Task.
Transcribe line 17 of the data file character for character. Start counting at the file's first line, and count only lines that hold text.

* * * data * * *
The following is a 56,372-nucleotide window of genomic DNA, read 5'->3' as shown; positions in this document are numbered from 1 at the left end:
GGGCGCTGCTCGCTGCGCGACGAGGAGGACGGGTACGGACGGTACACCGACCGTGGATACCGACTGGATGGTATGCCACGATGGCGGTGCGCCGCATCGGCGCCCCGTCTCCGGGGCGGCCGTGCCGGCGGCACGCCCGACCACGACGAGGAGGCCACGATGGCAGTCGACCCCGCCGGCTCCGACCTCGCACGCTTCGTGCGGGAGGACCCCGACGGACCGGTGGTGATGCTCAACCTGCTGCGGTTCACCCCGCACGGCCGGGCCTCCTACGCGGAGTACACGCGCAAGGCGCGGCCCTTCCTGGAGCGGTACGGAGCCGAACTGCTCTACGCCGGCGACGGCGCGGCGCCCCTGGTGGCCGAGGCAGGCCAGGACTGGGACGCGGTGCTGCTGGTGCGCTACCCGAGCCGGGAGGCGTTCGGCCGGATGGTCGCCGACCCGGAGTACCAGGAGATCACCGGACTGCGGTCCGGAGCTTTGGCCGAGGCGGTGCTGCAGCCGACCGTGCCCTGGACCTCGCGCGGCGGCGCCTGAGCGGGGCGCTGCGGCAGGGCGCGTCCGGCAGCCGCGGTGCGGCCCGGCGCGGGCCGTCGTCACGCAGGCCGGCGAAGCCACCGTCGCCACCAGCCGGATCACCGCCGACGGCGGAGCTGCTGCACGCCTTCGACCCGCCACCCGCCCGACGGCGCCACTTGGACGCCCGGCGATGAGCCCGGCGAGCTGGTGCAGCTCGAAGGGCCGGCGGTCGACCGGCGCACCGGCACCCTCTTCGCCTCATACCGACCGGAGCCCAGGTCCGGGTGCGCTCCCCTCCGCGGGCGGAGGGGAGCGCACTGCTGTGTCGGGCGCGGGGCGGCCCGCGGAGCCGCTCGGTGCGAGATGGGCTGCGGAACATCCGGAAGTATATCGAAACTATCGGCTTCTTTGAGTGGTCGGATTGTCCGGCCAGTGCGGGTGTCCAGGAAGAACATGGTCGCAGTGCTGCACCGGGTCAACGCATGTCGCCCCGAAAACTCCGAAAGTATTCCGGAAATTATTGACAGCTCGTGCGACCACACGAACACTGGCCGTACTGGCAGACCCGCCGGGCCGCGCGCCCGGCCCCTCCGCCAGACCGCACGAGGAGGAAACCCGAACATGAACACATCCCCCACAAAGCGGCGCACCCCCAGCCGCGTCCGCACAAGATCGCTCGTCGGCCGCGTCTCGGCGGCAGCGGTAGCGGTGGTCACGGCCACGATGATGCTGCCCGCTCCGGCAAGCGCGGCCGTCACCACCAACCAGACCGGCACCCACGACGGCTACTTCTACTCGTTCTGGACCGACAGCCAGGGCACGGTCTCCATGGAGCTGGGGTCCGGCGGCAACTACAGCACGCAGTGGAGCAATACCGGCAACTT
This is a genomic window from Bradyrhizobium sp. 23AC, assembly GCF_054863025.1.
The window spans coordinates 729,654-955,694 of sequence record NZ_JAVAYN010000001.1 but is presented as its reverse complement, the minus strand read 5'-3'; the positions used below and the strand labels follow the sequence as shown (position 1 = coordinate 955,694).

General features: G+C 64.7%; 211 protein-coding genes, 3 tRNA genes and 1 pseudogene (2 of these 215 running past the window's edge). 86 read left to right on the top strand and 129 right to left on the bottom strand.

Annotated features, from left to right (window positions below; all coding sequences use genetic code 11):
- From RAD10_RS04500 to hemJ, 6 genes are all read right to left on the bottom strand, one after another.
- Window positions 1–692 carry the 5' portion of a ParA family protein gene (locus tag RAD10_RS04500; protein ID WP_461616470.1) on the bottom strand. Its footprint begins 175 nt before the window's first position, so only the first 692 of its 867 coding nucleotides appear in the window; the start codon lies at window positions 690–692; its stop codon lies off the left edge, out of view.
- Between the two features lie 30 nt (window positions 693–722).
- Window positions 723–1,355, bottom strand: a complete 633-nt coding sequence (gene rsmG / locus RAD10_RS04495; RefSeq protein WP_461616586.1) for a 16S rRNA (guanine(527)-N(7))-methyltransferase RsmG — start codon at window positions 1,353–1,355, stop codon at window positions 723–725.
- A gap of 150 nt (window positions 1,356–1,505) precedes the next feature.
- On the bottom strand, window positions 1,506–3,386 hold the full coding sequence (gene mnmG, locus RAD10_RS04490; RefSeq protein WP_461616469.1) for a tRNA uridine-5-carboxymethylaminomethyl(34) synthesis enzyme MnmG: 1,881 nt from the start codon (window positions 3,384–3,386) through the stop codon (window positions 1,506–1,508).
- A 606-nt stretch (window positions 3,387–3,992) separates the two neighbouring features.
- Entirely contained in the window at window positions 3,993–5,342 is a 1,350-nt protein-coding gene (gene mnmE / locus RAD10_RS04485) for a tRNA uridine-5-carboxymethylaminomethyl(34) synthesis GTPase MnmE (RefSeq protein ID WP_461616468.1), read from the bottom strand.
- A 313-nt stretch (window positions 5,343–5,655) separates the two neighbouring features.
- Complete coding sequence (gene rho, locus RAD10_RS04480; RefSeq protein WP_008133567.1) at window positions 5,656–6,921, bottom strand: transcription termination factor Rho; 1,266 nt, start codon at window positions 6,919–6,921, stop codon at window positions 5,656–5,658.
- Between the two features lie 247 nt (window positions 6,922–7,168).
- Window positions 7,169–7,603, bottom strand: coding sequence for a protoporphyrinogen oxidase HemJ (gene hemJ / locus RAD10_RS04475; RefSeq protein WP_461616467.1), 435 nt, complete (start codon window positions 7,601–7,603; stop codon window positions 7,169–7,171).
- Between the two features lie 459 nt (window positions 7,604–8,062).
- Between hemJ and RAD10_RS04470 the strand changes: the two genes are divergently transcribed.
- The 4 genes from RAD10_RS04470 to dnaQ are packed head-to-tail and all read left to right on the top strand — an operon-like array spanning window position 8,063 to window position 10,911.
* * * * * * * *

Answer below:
- Between the two features lie 247 nt (window positions 6,922–7,168).